News release from the Allen County Office of Homeland Security:
Allen County Office of Homeland Security Supports National Severe Weather Preparedness Week, March 2-8, 2014
(February 26, 2014) – The Allen County Office of Homeland Security is proud to support National Severe Weather Preparedness Week, March 2-8, 2014. Sponsored by the Federal Emergency Management Agency (FEMA) and the National Oceanic Atmospheric Administration (NOAA), National Severe Weather Preparedness Week is a nationwide effort designed to increase awareness of the severe weather that affects everyone and to encourage individuals, families businesses and communities to know their risk, take action, and be an example.
Being prepared to act quickly could be a matter of survival. This is especially evident during the threat of severe weather. The deadliest and most destructive tornado of 2013, an EF-5 on May 20 in Moore, Oklahoma, and caused more than $2 billion in property damage. Even though severe weather was anticipated days in advance, many in the impacted areas said they did not have a plan and were caught unprepared.
While spring tends to produce more tornadoes, they’re not uncommon in fall. On Nov. 17, a late season tornado outbreak that struck seven Midwestern states became the most active tornado day of 2013 with a total of 74 tornadoes.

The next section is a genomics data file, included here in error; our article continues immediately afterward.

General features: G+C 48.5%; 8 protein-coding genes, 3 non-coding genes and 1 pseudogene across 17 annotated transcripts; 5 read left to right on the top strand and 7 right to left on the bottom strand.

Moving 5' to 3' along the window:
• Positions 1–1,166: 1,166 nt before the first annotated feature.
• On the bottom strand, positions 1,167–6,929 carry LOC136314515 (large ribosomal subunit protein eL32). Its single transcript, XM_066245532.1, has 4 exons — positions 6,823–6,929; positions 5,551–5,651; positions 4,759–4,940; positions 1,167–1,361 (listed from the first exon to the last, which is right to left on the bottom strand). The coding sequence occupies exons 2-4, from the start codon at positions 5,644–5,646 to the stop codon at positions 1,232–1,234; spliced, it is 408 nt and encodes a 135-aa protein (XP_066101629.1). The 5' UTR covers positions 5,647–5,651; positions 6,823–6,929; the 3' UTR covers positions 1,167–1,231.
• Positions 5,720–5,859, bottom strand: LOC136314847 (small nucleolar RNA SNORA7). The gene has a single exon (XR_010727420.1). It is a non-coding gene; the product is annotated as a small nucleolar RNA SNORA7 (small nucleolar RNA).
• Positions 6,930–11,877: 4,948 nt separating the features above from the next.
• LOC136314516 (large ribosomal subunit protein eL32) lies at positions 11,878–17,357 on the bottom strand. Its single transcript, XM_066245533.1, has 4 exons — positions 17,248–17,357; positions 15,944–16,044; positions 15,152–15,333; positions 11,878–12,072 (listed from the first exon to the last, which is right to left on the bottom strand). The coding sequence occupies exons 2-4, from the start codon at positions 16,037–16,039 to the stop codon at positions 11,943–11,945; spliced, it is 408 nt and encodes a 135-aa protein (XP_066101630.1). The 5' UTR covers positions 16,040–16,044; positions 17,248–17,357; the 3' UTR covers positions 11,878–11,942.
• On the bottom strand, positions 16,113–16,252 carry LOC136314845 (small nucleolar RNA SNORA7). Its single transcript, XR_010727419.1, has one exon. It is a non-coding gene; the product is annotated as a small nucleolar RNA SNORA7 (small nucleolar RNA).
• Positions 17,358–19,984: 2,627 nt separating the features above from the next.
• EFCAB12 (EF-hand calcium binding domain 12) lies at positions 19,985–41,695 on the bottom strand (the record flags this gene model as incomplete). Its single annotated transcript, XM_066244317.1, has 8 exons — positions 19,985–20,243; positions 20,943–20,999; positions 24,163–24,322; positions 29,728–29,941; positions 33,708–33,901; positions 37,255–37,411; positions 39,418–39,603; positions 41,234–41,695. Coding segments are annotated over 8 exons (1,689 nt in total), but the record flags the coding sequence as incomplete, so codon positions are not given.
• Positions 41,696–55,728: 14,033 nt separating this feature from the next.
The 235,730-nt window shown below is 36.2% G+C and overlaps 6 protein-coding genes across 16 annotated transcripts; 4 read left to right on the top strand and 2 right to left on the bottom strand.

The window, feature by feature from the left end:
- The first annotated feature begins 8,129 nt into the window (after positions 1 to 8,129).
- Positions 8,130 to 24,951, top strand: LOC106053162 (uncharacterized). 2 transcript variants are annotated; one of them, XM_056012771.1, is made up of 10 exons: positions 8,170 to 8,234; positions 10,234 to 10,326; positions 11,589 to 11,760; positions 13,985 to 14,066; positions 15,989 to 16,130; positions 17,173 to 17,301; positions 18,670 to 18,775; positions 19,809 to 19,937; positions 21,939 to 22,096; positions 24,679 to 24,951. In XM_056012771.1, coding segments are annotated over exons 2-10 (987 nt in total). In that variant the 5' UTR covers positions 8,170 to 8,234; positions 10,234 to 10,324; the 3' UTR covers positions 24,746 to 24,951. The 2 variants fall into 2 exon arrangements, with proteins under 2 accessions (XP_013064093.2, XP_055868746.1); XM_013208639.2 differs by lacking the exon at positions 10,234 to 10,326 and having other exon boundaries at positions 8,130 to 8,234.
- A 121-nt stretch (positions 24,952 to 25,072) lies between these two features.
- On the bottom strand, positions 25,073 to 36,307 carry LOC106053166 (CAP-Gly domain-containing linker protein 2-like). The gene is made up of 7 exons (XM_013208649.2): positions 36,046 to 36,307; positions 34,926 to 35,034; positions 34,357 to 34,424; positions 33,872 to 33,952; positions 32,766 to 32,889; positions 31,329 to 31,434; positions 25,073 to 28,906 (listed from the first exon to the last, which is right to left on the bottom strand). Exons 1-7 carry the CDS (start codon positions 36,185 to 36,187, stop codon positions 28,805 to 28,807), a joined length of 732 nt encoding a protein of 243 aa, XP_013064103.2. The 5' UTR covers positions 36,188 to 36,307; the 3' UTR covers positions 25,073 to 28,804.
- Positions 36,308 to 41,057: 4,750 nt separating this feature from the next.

Knowing your risk of severe weather, taking action and being an example are just a few steps you can take to be better prepared to save your life and assist in saving the lives of others.
Even though snow is still covering the ground, severe weather can come suddenly with a small temperature change. Indiana has experienced its first two tornadoes of the season just last week! The time to prepare for severe weather is now.
Know Your Risk: The first step to becoming weather-ready is to understand the type of hazardous weather that can affect where you live and work, and how the weather could impact you and your family. Check the weather forecast regularly, obtain a NOAA Weather Radio, and learn about Wireless Emergency Alerts. Severe weather comes in many forms and your shelter plan should include all types of local hazards.
Take Action: Before storms strike, develop a family communication plan, create or purchase an emergency supplies kit, and participate in a local event on April 30 through America’s PrepareAthon.
Be an Example: Share your preparedness story with your friends and family on Facebook and Twitter. Letting others know that you’re prepared will prompt them to prepare as well. Studies show that many people use social media in the event of a disaster to let relatives and friends know they are safe. This is an important trend because people are most likely to take preparedness steps if they observe the preparations taken by others. Social media provides the perfect platform to model preparedness actions for others.
Being weather ready is a collective effort. It takes the whole community to effectively prepare for, protect against, respond to, recover from, and mitigate against damages caused by tornadoes, severe thunderstorms and other severe weather.
The Allen County Office of Homeland Security is proud to support the goals of National Severe Weather Preparedness Week. By preparing our communities, we are able to build a Weather-Ready Nation – one that is resilient in the face of extreme weather.